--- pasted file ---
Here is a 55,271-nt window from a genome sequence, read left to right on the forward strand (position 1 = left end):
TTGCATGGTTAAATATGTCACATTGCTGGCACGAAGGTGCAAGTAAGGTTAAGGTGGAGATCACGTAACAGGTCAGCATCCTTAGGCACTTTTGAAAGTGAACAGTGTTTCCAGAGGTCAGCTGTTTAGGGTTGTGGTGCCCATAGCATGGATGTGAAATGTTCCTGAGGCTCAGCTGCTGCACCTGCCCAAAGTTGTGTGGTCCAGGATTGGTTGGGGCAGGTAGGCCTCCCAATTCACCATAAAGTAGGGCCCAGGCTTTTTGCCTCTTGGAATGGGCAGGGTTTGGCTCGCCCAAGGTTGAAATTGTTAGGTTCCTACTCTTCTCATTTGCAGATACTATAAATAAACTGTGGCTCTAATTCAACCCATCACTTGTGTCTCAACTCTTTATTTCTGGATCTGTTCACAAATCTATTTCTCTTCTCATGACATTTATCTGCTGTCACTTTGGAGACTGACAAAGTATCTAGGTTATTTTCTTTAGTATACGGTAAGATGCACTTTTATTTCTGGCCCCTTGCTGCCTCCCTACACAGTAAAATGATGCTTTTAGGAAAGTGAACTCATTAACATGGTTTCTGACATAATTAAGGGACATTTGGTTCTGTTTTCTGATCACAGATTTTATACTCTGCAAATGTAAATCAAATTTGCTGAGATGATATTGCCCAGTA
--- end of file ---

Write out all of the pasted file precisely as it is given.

Here is a 55,271-nt window from a genome sequence, read left to right on the forward strand (position 1 = left end):
TTGCATGGTTAAATATGTCACATTGCTGGCACGAAGGTGCAAGTAAGGTTAAGGTGGAGATCACGTAACAGGTCAGCATCCTTAGGCACTTTTGAAAGTGAACAGTGTTTCCAGAGGTCAGCTGTTTAGGGTTGTGGTGCCCATAGCATGGATGTGAAATGTTCCTGAGGCTCAGCTGCTGCACCTGCCCAAAGTTGTGTGGTCCAGGATTGGTTGGGGCAGGTAGGCCTCCCAATTCACCATAAAGTAGGGCCCAGGCTTTTTGCCTCTTGGAATGGGCAGGGTTTGGCTCGCCCAAGGTTGAAATTGTTAGGTTCCTACTCTTCTCATTTGCAGATACTATAAATAAACTGTGGCTCTAATTCAACCCATCACTTGTGTCTCAACTCTTTATTTCTGGATCTGTTCACAAATCTATTTCTCTTCTCATGACATTTATCTGCTGTCACTTTGGAGACTGACAAAGTATCTAGGTTATTTTCTTTAGTATACGGTAAGATGCACTTTTATTTCTGGCCCCTTGCTGCCTCCCTACACAGTAAAATGATGCTTTTAGGAAAGTGAACTCATTAACATGGTTTCTGACATAATTAAGGGACATTTGGTTCTGTTTTCTGATCACAGATTTTATACTCTGCAAATGTAAATCAAATTTGCTGAGATGATATTGCCCAGTA